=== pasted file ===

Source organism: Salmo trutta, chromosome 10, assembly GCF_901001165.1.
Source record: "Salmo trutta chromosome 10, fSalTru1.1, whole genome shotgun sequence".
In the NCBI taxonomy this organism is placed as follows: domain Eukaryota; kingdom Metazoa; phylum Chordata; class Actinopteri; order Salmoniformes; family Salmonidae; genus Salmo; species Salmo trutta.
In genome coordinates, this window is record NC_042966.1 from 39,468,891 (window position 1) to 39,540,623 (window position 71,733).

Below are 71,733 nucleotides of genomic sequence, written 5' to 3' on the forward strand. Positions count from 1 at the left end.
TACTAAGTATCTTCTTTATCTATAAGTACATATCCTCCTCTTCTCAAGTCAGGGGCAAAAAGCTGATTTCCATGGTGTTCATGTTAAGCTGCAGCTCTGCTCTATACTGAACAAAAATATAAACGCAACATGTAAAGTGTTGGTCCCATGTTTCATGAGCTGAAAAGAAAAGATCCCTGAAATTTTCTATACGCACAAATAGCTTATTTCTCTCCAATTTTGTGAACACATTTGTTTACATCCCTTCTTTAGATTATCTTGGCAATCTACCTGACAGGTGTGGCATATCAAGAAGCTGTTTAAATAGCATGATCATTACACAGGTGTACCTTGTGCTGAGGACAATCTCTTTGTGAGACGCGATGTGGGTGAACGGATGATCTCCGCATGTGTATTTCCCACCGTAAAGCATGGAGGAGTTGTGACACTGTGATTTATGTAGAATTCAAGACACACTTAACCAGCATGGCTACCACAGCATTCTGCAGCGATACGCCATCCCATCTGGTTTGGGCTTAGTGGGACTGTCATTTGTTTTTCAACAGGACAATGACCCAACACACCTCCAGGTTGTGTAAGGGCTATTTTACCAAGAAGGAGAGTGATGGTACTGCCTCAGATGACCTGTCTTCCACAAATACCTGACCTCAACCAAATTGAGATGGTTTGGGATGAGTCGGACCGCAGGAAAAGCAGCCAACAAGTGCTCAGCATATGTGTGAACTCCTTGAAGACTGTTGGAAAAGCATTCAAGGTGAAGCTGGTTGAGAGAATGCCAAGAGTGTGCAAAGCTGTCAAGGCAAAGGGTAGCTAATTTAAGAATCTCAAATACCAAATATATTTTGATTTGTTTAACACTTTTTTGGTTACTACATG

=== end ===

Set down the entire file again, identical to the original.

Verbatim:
Source organism: Salmo trutta, chromosome 10, assembly GCF_901001165.1.
Source record: "Salmo trutta chromosome 10, fSalTru1.1, whole genome shotgun sequence".
In the NCBI taxonomy this organism is placed as follows: domain Eukaryota; kingdom Metazoa; phylum Chordata; class Actinopteri; order Salmoniformes; family Salmonidae; genus Salmo; species Salmo trutta.
In genome coordinates, this window is record NC_042966.1 from 39,468,891 (window position 1) to 39,540,623 (window position 71,733).

Below are 71,733 nucleotides of genomic sequence, written 5' to 3' on the forward strand. Positions count from 1 at the left end.
TACTAAGTATCTTCTTTATCTATAAGTACATATCCTCCTCTTCTCAAGTCAGGGGCAAAAAGCTGATTTCCATGGTGTTCATGTTAAGCTGCAGCTCTGCTCTATACTGAACAAAAATATAAACGCAACATGTAAAGTGTTGGTCCCATGTTTCATGAGCTGAAAAGAAAAGATCCCTGAAATTTTCTATACGCACAAATAGCTTATTTCTCTCCAATTTTGTGAACACATTTGTTTACATCCCTTCTTTAGATTATCTTGGCAATCTACCTGACAGGTGTGGCATATCAAGAAGCTGTTTAAATAGCATGATCATTACACAGGTGTACCTTGTGCTGAGGACAATCTCTTTGTGAGACGCGATGTGGGTGAACGGATGATCTCCGCATGTGTATTTCCCACCGTAAAGCATGGAGGAGTTGTGACACTGTGATTTATGTAGAATTCAAGACACACTTAACCAGCATGGCTACCACAGCATTCTGCAGCGATACGCCATCCCATCTGGTTTGGGCTTAGTGGGACTGTCATTTGTTTTTCAACAGGACAATGACCCAACACACCTCCAGGTTGTGTAAGGGCTATTTTACCAAGAAGGAGAGTGATGGTACTGCCTCAGATGACCTGTCTTCCACAAATACCTGACCTCAACCAAATTGAGATGGTTTGGGATGAGTCGGACCGCAGGAAAAGCAGCCAACAAGTGCTCAGCATATGTGTGAACTCCTTGAAGACTGTTGGAAAAGCATTCAAGGTGAAGCTGGTTGAGAGAATGCCAAGAGTGTGCAAAGCTGTCAAGGCAAAGGGTAGCTAATTTAAGAATCTCAAATACCAAATATATTTTGATTTGTTTAACACTTTTTTGGTTACTACATG